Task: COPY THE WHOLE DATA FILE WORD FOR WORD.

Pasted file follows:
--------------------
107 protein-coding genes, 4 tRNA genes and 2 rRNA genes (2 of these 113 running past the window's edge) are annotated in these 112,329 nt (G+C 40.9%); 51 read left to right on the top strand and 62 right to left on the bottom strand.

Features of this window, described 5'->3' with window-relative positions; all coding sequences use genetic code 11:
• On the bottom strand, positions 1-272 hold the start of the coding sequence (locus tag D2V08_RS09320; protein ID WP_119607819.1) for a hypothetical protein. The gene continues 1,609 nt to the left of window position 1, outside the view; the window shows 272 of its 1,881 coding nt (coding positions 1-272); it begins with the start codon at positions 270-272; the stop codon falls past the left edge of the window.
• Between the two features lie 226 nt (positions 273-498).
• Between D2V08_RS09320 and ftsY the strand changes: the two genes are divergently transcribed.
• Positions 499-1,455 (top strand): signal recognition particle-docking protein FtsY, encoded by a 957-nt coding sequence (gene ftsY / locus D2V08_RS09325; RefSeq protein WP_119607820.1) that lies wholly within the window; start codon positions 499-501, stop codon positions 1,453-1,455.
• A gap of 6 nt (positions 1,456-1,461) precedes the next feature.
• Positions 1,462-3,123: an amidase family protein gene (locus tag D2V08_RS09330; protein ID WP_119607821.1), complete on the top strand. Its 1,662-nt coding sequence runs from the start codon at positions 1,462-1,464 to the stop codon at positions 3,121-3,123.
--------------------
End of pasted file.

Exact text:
107 protein-coding genes, 4 tRNA genes and 2 rRNA genes (2 of these 113 running past the window's edge) are annotated in these 112,329 nt (G+C 40.9%); 51 read left to right on the top strand and 62 right to left on the bottom strand.

Features of this window, described 5'->3' with window-relative positions; all coding sequences use genetic code 11:
• On the bottom strand, positions 1-272 hold the start of the coding sequence (locus tag D2V08_RS09320; protein ID WP_119607819.1) for a hypothetical protein. The gene continues 1,609 nt to the left of window position 1, outside the view; the window shows 272 of its 1,881 coding nt (coding positions 1-272); it begins with the start codon at positions 270-272; the stop codon falls past the left edge of the window.
• Between the two features lie 226 nt (positions 273-498).
• Between D2V08_RS09320 and ftsY the strand changes: the two genes are divergently transcribed.
• Positions 499-1,455 (top strand): signal recognition particle-docking protein FtsY, encoded by a 957-nt coding sequence (gene ftsY / locus D2V08_RS09325; RefSeq protein WP_119607820.1) that lies wholly within the window; start codon positions 499-501, stop codon positions 1,453-1,455.
• A gap of 6 nt (positions 1,456-1,461) precedes the next feature.
• Positions 1,462-3,123: an amidase family protein gene (locus tag D2V08_RS09330; protein ID WP_119607821.1), complete on the top strand. Its 1,662-nt coding sequence runs from the start codon at positions 1,462-1,464 to the stop codon at positions 3,121-3,123.